A Stomach Growls for Love

by Houghton Piker

I open a can of chicken noodle,
                       the radio's on,
         and every song's about love or lust.
I turn on the stove and realize
                   so much in romance
       goes unsaid,
             particularly about nutrition.
Oh, clearly, love is not meat nor drink,
                   nor is it carbohydrate or dairy.

Lovers often have such little appetite
          for anything
              besides each other.
The burgers barely get eaten,
          the french fries go ignored.
Look at paintings
         of lovers entwined -- see how her ribs show,
        notice the circles under his eyes.
Can't they stop
         for a snack?

What can be done about les amoureux malnourished?
         Perhaps a telethon,
            hosted by a paternal yet nonthreatening celebrity,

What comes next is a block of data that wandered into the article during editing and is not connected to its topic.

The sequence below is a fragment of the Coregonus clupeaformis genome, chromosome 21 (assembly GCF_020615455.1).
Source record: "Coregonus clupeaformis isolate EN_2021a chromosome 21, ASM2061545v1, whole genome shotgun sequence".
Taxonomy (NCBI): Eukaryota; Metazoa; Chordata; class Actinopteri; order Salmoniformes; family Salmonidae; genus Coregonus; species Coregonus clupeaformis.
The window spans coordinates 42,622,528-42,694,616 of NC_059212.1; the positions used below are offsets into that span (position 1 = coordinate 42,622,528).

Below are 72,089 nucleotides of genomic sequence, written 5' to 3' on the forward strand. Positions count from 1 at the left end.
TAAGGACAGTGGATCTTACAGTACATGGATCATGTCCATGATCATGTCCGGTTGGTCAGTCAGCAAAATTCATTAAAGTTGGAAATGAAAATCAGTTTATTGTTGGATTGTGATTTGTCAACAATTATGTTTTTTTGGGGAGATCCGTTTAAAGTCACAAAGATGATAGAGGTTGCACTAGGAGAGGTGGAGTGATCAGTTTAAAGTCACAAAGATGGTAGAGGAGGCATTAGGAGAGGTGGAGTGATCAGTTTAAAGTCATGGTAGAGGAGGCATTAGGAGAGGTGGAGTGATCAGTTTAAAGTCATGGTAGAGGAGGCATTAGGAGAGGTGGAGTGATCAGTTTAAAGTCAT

where sweethearts trot out,
         arms tightly round
         each other,
  oblivious to the band, the ringing telephones,
the tray of ham sandwiches left by the crew.
      Maybe pamphlets should be printed
advising lovers that during those painful moments apart
   they should store up sugars,
    ingest proteins,
          take megavitamins,
make up for long days spent in bed that dehydrate and deplete.

I think I understand how the simple beauty
              can lose its luster,
how one craving can so easily
            destroy another.
              For example,
I have Saltines out
           but instead I opt
         for a cookie.

(Previously published in Long Island Sounds 2008.)

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